Our goal was to develop a CDS tool that identifies children on a monthly basis at greatest risk for asthma exacerbation. As such, we organized the data into patient month format, creating a row for each month a patient was eligible to be included in the study, and updating all time varying factors. Time varying factors included: address (using the last known value in the prior month); insurance (using the last known value in the prior month); number of healthcare encounters (outpatient, emergency, and inpatient), regardless of cause, in the previous 30 and 365 days; an indicator for whether a child had a well-child visit in the previous year; and the average of each of the temporal factors in the prior month. To build a predictive model, we generated three outcomes for each patient-month: whether a patient had an exacerbation in the forthcoming 30-, 90- and 180- days.

Statistical analysis

We divided the data at the patient level into training and testing sets in a 67%/33% ratio. We used LASSO, Random Forests, and xgBoost to build our predictive models. LASSO, or Least Absolute Shrinkage and Selection Operator, is a linear regression-based model that uses shrinkage and L1 regularization to produce sparse models. The glmnet package in R was used was used to create the LASSO models [13]. Random Forests is a tree-based machine learning algorithm that can handle disparate data types and model complex effects (i.e., non-linearities and interactions). The ranger package in R was used to create Random Forest models [14]. xgBoost, or Extreme Gradient Boosting, is a gradient-boosted decision tree machine learning library that utilizes iterative learning to optimize prediction. The gbm package in R was used to develop xgBoost models [15]. Training data were used to optimize each algorithm, and model tuning parameters were chosen via internal cross-validation. For LASSO, we optimized the lambda (shrinkage) parameter. For Random Forests we optimized the “mtry” (variable to select) parameter, fixing the algorithm at 4000 trees. For xgBoost, we set the number of splits at two and the learning rate at 0.01 and learned an early stopping rule for the number of trees. We initially built 15 different primary models, using three different time horizons with 5 different sets of predictors. We first used all of the predictor variables to train a model to predict 30-, 90-, and 180-day risk of exacerbation. Next, we separated the predictor variables based on whether they were clinical, neighborhood or environmental factors, fitting separate models for each predictor group (see Additional file 1: Table S3 for a description of the factors included in each model). Finally, we considered a simpler, parsimonious model that includes data readily available to both patients/families and clinicians: age, sex, race, presence of either atopy or obesity, and current medications. The ROCR package in R was used to evaluate model performance and to compare results across models [16]. We used the test data to calculate the area under the receiver operator characteristic (AUROC). We used the bootstrap, resampling at the patient level, to calculate 95% confidence intervals. We compared the performances of the different models by calculating the delta AUROC and a bootstrap for 95% confidence intervals. Finally, we assessed the impact of decision making by calculating the Precision-Recall Curve and evaluated the sensitivity and positive predictive value (PPV) at different cut-points. All analyses were performed in R 4.1.0 [17]. This work was approved by the Duke University Health System IRB.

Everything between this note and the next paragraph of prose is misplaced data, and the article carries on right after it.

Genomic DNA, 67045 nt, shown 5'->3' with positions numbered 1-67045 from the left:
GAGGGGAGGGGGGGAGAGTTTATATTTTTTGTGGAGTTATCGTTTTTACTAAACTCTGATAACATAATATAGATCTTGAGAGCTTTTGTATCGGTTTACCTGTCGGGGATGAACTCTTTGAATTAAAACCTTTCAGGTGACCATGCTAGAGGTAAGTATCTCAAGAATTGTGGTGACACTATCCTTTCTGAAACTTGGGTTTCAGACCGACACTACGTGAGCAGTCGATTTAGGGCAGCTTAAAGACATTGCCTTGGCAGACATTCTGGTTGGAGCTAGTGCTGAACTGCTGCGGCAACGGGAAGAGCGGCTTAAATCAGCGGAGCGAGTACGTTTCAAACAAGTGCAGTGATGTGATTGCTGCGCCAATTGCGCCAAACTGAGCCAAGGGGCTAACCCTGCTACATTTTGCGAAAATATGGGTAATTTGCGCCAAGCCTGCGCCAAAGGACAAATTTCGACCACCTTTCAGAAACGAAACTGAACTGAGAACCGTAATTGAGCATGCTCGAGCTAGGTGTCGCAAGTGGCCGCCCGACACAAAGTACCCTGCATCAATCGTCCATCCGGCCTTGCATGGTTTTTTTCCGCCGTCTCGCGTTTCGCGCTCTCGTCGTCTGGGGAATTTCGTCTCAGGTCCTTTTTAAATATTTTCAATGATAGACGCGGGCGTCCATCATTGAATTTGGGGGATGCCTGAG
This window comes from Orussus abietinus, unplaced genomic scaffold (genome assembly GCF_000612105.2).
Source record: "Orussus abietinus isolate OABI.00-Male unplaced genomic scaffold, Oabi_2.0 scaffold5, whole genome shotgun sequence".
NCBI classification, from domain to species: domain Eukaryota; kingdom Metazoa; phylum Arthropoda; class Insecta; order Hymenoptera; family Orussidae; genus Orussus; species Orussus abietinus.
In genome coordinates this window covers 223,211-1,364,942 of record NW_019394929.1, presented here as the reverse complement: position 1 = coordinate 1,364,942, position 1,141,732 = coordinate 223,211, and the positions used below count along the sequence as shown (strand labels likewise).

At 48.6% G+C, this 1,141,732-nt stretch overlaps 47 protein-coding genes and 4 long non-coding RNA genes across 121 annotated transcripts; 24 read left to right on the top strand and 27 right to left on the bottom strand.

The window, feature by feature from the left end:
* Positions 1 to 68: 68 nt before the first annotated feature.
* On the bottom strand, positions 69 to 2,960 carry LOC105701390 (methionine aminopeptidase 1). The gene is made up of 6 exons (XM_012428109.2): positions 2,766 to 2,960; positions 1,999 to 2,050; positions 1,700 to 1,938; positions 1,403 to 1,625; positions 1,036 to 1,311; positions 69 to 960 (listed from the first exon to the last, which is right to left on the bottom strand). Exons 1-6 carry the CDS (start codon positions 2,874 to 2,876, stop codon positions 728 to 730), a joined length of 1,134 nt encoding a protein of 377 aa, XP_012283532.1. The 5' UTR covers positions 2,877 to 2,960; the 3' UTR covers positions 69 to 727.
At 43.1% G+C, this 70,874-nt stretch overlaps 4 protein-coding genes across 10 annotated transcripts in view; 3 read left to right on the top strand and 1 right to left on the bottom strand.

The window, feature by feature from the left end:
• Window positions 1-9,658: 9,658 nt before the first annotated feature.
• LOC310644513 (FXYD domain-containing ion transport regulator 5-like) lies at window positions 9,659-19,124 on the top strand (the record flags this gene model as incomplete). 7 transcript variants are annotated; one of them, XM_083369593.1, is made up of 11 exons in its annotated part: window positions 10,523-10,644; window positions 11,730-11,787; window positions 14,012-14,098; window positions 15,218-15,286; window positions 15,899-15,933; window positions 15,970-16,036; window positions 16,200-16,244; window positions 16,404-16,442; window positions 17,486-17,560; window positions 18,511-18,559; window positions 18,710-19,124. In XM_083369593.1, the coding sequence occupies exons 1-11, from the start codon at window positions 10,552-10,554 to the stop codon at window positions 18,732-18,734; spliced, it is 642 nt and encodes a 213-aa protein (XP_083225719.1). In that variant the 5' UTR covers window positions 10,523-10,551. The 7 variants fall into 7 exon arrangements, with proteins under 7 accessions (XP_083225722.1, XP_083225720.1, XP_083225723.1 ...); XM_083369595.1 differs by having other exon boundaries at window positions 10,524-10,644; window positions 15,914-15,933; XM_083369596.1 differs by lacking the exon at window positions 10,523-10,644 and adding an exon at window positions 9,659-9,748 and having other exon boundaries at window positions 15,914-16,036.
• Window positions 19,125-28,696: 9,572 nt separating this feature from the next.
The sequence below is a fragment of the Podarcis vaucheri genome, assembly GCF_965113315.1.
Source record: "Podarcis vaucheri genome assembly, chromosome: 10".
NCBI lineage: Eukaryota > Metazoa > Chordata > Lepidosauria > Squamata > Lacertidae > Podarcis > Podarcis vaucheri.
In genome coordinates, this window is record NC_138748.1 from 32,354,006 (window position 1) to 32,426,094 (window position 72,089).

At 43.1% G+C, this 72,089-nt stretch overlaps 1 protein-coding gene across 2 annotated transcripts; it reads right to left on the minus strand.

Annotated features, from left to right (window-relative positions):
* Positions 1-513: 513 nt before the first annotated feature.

Patient characteristics

We identified 5982 children with a total of 17,907.56 patient-years (Fig. 1, Table 1). The patient population had slightly more male than female patients (56%). The majority of patients in the cohort were listed as non-Hispanic Black (58.1%); 12.4% of patients were of Hispanic ethnicity; 20.2% of patients were identified as non-Hispanic white, and 9.4% of patients were of unknown or other race/ethnicity. A majority of patients in the cohort had a history of atopy (62%) and allergic rhinitis (56%) (Table 1).

Table 1 Characteristics of the study population

There were 5045 exacerbations documented in our dataset, with an average of 0.27 exacerbations per patient year; 37% of patients had at least one asthma exacerbation during the study period. We evaluated the seasonal variability of asthma exacerbation incidence during the observation period (Fig. 2), and identified September as the month with the greatest average number of exacerbations, as has been documented previously [18].

Fig. 2
figure 2

Asthma exacerbation rates across the study period. A The number of asthma exacerbations per month during the study period. B The average number of asthma exacerbations observed in each calendar month during the study period

Performance of predictive models

We created person-month models using LASSO, Random Forest, and xgBoost models that used all available data (Table 2, “Overall”), including clinical, spatial, and temporal factors. The predicted event rate and AUC for the three time horizons (30-, 90-, and 180-days) are shown in Table 2. Model performance was better for near-term than for long-term outcomes for all modeling approaches. Performance of models developed using Gradient Boosting was nominally better than models using either LASSO or Random Forests. We evaluated the relative contributions of temporal, spatial, and clinical factors on model performance for predicting exacerbations. We found that clinical factors drove most of the model performance, regardless of modeling approach, with the temporal factors having reduced predictive value and spatial factors having minimal predictive value.